It illustrates one of the many surprising and subtle impacts of common knowledge. Yale's John Geanakoplos provides an even more perverse version of the bar cartoon, in this incredibly helpful chapter :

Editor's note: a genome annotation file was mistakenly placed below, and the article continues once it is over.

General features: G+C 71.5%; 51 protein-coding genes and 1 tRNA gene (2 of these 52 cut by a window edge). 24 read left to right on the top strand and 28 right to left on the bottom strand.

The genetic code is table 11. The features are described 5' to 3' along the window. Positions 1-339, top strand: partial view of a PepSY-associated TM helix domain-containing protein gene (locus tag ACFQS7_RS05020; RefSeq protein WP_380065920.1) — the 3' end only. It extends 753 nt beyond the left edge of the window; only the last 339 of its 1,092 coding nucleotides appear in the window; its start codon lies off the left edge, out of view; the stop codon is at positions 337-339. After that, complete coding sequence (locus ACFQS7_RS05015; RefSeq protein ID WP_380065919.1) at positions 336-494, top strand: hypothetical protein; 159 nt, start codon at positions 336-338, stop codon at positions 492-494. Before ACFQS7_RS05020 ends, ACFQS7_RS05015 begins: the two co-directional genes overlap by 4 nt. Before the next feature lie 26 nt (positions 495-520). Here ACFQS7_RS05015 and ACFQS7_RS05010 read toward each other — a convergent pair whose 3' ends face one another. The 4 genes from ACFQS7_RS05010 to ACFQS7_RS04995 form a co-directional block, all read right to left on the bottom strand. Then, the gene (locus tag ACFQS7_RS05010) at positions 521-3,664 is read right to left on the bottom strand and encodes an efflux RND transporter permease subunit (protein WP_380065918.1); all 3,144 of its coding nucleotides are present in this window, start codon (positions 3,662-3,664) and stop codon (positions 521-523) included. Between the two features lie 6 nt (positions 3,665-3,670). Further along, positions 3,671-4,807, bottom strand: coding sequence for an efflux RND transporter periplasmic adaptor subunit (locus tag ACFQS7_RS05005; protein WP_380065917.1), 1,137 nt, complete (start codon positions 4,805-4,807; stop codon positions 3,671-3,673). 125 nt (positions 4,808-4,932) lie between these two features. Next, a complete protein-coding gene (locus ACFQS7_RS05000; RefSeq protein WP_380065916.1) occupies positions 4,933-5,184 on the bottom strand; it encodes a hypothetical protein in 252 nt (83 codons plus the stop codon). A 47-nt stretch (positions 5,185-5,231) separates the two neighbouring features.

Imagine three girls sitting in a circle, each wearing either a red hat or a white hat. Suppose that all the hats are red. When the teacher asks if any student can identify the color of her own hat, the answer is always negative, since nobody can see her own hat. But if the teacher happens to remark that there is at least one red hat in the room, a fact which is well-known to every child (who can see two red hats in the room) then the answers change. The first student who is asked cannot tell, nor can the second. But the third will be able to answer with confidence that she is indeed wearing a red hat.